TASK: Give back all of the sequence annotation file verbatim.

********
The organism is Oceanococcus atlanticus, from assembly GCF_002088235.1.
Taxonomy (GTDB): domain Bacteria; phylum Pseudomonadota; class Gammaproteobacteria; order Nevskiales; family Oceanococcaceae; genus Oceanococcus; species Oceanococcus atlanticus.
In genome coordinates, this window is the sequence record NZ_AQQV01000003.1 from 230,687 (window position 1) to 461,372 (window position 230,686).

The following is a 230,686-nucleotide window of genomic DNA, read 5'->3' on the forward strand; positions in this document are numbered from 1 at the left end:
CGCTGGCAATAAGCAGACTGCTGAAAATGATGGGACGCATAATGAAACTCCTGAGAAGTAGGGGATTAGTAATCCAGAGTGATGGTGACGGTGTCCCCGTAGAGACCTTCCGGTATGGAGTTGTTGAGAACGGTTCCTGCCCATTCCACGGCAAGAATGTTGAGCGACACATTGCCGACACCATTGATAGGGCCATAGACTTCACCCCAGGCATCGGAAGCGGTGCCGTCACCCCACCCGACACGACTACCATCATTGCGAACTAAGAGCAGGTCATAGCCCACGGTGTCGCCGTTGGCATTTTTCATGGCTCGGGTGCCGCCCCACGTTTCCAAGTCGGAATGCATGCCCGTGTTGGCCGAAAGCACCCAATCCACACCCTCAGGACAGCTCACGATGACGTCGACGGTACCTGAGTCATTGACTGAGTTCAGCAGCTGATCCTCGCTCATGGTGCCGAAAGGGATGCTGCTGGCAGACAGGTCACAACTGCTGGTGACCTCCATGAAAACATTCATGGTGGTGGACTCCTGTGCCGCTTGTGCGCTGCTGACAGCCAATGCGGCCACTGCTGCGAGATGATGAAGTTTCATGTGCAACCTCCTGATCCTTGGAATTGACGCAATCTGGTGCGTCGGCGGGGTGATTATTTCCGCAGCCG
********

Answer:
The organism is Oceanococcus atlanticus, from assembly GCF_002088235.1.
Taxonomy (GTDB): domain Bacteria; phylum Pseudomonadota; class Gammaproteobacteria; order Nevskiales; family Oceanococcaceae; genus Oceanococcus; species Oceanococcus atlanticus.
In genome coordinates, this window is the sequence record NZ_AQQV01000003.1 from 230,687 (window position 1) to 461,372 (window position 230,686).

The following is a 230,686-nucleotide window of genomic DNA, read 5'->3' on the forward strand; positions in this document are numbered from 1 at the left end:
CGCTGGCAATAAGCAGACTGCTGAAAATGATGGGACGCATAATGAAACTCCTGAGAAGTAGGGGATTAGTAATCCAGAGTGATGGTGACGGTGTCCCCGTAGAGACCTTCCGGTATGGAGTTGTTGAGAACGGTTCCTGCCCATTCCACGGCAAGAATGTTGAGCGACACATTGCCGACACCATTGATAGGGCCATAGACTTCACCCCAGGCATCGGAAGCGGTGCCGTCACCCCACCCGACACGACTACCATCATTGCGAACTAAGAGCAGGTCATAGCCCACGGTGTCGCCGTTGGCATTTTTCATGGCTCGGGTGCCGCCCCACGTTTCCAAGTCGGAATGCATGCCCGTGTTGGCCGAAAGCACCCAATCCACACCCTCAGGACAGCTCACGATGACGTCGACGGTACCTGAGTCATTGACTGAGTTCAGCAGCTGATCCTCGCTCATGGTGCCGAAAGGGATGCTGCTGGCAGACAGGTCACAACTGCTGGTGACCTCCATGAAAACATTCATGGTGGTGGACTCCTGTGCCGCTTGTGCGCTGCTGACAGCCAATGCGGCCACTGCTGCGAGATGATGAAGTTTCATGTGCAACCTCCTGATCCTTGGAATTGACGCAATCTGGTGCGTCGGCGGGGTGATTATTTCCGCAGCCG